top of page

Meals & Meetings


Food is at the center of our cooperative life. We buy food together, we cook together, and we eat together.

Each house allocates money to various parts of a monthly food budget.

BCL members are expected to attend household and organizational meetings.


Are typically on Sundays once a week after the house dinner. Dates and times may vary by house.


Participating in committees is a great way to get involved and meet other members. There are committees at both the house and organizational levels.


This is our BCL meeting where we make decisions and are, typically, held on the second Sunday of every month at 7:30 pm.



Houses collectively buy bulk goods. Items include dried beans, lentils, chickpeas, rice, nondairy milk, dried fruit, coffee, teas, nuts, etc.


Additionally, we purchase CSA's (Consumer Supported Agriculture) from local farms through places such as the Farmer's Market or directly from our area farms.


Houses buy produce and other fresh goods through Piazza. Foods in this category include fresh veggies, fruits, spices and even bread.


This part of the food budget goes toward foods that are perishable or for whatever reason are not feasible to get through bulk, CSAs or Piazza. Foods in this category may include milk, butter, herbs, berries and cereals.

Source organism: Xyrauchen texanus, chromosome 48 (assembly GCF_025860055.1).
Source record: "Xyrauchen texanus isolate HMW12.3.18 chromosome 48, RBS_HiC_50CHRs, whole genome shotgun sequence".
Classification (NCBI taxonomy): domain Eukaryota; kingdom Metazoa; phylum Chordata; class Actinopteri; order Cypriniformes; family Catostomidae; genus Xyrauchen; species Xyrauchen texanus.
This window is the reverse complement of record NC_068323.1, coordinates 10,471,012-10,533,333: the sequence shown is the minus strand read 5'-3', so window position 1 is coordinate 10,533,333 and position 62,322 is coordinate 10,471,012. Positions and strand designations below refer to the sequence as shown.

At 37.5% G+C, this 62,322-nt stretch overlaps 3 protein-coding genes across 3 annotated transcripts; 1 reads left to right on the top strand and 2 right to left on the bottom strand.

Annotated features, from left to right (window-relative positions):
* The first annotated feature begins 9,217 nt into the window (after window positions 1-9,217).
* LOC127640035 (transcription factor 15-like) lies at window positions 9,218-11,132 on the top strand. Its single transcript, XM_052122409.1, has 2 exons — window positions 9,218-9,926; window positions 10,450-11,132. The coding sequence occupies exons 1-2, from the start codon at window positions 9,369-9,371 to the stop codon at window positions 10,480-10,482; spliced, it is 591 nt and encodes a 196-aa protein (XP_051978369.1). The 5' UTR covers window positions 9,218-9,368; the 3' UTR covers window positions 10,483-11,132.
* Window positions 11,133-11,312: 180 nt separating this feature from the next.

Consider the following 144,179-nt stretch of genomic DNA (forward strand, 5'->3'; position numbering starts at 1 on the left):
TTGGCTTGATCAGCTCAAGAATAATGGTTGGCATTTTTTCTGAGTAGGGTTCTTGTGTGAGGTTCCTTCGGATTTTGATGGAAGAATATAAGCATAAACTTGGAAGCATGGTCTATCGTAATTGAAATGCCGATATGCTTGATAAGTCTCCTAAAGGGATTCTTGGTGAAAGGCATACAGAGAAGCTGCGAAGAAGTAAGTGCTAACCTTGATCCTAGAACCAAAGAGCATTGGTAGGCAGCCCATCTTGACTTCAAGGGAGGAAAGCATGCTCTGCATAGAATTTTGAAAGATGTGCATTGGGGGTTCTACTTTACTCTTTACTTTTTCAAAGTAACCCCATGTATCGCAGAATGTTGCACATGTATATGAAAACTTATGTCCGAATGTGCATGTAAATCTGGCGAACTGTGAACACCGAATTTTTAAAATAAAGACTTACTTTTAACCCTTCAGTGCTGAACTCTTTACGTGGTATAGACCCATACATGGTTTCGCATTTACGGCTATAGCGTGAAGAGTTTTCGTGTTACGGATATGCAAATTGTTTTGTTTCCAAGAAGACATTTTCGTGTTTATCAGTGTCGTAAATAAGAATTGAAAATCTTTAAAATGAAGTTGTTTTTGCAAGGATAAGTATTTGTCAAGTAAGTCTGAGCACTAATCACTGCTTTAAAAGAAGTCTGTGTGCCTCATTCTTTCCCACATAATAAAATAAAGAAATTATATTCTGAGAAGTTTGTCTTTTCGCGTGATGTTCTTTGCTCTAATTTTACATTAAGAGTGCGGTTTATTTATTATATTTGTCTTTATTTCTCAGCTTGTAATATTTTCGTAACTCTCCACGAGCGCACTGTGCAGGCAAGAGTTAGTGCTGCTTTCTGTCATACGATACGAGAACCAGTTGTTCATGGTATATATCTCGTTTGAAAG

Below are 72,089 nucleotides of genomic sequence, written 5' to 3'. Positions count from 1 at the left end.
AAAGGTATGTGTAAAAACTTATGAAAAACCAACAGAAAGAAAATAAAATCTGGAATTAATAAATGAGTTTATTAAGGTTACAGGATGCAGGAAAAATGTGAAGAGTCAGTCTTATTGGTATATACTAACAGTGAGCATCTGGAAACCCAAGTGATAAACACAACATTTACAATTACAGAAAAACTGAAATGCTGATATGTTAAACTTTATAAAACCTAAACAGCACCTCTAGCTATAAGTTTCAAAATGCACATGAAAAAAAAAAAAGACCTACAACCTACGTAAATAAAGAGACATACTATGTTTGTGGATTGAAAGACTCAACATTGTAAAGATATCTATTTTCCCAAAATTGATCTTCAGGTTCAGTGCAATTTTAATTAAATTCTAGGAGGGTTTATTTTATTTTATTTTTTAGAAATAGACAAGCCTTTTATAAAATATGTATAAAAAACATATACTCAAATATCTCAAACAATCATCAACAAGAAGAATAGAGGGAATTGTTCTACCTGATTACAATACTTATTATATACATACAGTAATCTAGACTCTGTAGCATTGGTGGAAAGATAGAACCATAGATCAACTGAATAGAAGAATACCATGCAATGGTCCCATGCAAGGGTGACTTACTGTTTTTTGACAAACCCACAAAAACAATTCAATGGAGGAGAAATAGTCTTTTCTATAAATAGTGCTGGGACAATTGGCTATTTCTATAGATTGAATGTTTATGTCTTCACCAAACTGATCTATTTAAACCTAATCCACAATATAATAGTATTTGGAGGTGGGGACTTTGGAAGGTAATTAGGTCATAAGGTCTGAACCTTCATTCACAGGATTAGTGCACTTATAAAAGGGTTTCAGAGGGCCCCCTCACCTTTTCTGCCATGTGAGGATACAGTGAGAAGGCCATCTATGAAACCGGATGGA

Because BCL kitchens contain a wide variety of ingredients, they can be dangerous for those with severe allergies. If you are severely allergic to something food items, your house will not purchase it, limit it to certain areas or meals or both. If you are more mildly allergic to something, your housemates can simply label any leftovers that are free of those ingredients.

Just in case, you should keep an EpiPen easily accessible to you and your housemates. Also, housemates should be made well aware of your allergies, and not just to food-based allergies.

Regarding non-allergen dietary restrictions, like vegan and vegetarian diets, houses prepare meals so that everyone in the house may eat them. For example, if someone makes a dish of scrambled eggs, they typically prepare other accessible food for those members who don't consume other prepared item(s). Each house determines how it spends food money and on what dietary ingredients are bought.


Each house has several common fridges with at least one personal fridge for individuals to store their own food. All food that is purchased or prepared collectively goes in the house fridges. Any personal items go in a personal fridge (cheese, restaurant leftovers, ice cream, etc.).

Beware the "no name fair game" rule of thumb... if you don't write your name on something, a BCL vulture may eat it up. Also, all fridges are purged of food items regularly. So, it's a good idea to put a date on all house prepared foods and personal items.


Members are expected to contribute about 5 hours a week in labor.


2 to 3 hours weekly

Complete a dinner cooking and/or cleaning shift. Typically, you cook from 5 to 7 pm, serve and eat from 7 to 7:30 pm. Cleanup is between 7:30 and 8:30 pm.


1 to 3 hours weekly

Weekly house & committee meetings and prospective member interviews also account for a part of your chore responsibilities. We try to keep all meetings to around one hour each.


2 to 3 hours weekly

Chores may incliding cleaning a bathroom, trash & recycling coordination, composting, gardening, sweeping & vacuuming, general cleaning of common spaces, food & supply shopping and administrative tasks.

Food & Chores


House picture
Contact Us
  • Facebook
  • Instagram
  • TikTok
bottom of page